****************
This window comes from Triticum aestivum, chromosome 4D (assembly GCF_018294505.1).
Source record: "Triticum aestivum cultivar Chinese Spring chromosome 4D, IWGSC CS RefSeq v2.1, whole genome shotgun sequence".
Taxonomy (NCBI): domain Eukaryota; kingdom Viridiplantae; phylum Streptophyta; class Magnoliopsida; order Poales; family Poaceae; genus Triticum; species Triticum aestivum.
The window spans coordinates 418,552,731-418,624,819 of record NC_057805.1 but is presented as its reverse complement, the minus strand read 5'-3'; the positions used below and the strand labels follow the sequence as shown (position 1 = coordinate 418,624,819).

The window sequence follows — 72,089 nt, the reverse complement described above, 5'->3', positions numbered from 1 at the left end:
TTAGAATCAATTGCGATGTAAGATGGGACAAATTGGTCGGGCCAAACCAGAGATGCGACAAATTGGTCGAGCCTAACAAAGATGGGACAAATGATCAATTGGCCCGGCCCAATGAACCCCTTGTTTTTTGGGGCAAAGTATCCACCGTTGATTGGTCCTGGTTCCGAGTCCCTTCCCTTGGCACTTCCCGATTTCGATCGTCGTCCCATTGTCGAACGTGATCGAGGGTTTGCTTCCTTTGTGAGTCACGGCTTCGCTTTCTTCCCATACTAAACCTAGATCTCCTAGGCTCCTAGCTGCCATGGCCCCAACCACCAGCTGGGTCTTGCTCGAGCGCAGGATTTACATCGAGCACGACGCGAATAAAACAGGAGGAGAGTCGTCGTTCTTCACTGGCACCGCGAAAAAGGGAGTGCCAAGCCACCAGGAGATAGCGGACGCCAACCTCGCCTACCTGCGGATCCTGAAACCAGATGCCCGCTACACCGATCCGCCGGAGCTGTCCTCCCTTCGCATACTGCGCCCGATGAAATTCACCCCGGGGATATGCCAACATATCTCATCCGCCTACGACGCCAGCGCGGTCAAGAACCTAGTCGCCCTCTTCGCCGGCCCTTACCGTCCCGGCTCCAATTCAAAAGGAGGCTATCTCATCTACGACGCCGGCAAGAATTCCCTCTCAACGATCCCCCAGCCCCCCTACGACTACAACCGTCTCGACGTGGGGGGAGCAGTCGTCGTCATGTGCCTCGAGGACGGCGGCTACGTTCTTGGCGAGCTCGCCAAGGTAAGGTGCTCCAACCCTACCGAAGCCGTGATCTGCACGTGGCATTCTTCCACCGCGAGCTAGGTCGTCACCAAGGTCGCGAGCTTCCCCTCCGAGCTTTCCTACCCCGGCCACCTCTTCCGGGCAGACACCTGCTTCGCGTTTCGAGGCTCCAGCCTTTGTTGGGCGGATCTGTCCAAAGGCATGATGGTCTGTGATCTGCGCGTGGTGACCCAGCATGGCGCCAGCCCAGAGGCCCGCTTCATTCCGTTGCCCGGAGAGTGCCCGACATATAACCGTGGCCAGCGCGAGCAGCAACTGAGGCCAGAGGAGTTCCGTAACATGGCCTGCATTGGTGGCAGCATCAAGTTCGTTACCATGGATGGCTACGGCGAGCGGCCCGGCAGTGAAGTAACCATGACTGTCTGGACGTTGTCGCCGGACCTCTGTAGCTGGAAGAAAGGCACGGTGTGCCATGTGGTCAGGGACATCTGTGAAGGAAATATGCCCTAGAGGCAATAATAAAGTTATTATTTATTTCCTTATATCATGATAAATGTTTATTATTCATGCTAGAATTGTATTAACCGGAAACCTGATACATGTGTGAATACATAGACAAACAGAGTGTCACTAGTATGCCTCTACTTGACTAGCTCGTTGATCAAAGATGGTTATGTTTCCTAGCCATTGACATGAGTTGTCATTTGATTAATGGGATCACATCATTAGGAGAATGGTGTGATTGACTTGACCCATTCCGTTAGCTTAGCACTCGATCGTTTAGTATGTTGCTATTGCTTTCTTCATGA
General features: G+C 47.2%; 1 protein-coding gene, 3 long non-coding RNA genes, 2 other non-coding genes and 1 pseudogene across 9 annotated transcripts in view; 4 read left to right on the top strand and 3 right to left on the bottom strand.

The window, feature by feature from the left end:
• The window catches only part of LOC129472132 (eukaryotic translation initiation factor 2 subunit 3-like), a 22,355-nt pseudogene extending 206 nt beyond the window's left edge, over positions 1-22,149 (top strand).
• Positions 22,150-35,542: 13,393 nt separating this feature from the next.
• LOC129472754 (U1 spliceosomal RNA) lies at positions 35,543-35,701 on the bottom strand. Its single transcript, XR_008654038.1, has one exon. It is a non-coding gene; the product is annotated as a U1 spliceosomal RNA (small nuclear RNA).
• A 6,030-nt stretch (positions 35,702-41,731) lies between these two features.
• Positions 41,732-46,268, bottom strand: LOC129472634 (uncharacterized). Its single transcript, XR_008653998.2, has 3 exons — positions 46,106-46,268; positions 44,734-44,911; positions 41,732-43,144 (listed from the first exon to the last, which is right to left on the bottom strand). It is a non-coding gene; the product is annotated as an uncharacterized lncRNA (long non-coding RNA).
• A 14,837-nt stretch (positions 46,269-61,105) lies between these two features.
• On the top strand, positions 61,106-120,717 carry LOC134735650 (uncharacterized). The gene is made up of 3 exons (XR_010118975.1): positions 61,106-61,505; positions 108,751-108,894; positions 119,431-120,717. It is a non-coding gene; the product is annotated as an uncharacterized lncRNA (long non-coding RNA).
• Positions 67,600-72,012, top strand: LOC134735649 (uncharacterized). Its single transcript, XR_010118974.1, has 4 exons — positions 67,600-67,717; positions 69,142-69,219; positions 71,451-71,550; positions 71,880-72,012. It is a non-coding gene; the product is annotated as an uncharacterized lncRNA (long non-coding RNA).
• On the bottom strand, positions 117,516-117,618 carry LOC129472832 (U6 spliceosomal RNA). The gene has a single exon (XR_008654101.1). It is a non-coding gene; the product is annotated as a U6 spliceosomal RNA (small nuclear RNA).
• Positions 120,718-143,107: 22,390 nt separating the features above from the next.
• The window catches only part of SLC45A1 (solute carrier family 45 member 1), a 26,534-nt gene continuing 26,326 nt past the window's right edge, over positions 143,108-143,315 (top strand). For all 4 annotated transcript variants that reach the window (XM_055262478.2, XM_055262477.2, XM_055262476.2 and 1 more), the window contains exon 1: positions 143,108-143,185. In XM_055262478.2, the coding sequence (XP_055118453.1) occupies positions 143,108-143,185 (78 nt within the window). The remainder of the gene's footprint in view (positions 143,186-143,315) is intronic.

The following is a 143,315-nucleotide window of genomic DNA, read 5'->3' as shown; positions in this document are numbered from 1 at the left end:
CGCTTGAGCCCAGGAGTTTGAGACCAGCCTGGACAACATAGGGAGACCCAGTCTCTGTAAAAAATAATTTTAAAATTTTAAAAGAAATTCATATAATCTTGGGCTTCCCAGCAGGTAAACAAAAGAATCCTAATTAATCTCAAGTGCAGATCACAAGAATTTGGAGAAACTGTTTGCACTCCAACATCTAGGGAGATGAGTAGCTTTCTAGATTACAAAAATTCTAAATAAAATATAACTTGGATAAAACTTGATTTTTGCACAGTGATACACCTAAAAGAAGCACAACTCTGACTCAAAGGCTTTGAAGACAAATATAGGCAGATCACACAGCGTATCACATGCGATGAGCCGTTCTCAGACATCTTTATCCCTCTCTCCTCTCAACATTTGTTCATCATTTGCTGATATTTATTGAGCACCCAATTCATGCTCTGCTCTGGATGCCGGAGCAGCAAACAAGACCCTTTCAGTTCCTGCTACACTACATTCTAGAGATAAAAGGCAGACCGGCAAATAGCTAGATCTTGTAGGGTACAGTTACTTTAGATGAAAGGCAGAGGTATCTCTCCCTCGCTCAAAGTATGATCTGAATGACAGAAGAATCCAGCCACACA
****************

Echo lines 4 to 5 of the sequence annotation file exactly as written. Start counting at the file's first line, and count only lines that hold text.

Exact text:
The window spans coordinates 418,552,731-418,624,819 of record NC_057805.1 but is presented as its reverse complement, the minus strand read 5'-3'; the positions used below and the strand labels follow the sequence as shown (position 1 = coordinate 418,624,819).

The window sequence follows — 72,089 nt, the reverse complement described above, 5'->3', positions numbered from 1 at the left end: